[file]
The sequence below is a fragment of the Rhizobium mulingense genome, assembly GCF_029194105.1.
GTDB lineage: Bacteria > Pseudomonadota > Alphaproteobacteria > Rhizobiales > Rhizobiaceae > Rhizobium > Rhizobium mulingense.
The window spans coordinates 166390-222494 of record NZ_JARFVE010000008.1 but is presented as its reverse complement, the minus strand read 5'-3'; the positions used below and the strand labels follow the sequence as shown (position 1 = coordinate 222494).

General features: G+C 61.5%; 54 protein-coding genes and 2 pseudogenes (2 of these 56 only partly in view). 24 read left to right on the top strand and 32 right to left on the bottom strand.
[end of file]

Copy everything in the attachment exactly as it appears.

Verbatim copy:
The sequence below is a fragment of the Rhizobium mulingense genome, assembly GCF_029194105.1.
GTDB lineage: Bacteria > Pseudomonadota > Alphaproteobacteria > Rhizobiales > Rhizobiaceae > Rhizobium > Rhizobium mulingense.
The window spans coordinates 166390-222494 of record NZ_JARFVE010000008.1 but is presented as its reverse complement, the minus strand read 5'-3'; the positions used below and the strand labels follow the sequence as shown (position 1 = coordinate 222494).

General features: G+C 61.5%; 54 protein-coding genes and 2 pseudogenes (2 of these 56 only partly in view). 24 read left to right on the top strand and 32 right to left on the bottom strand.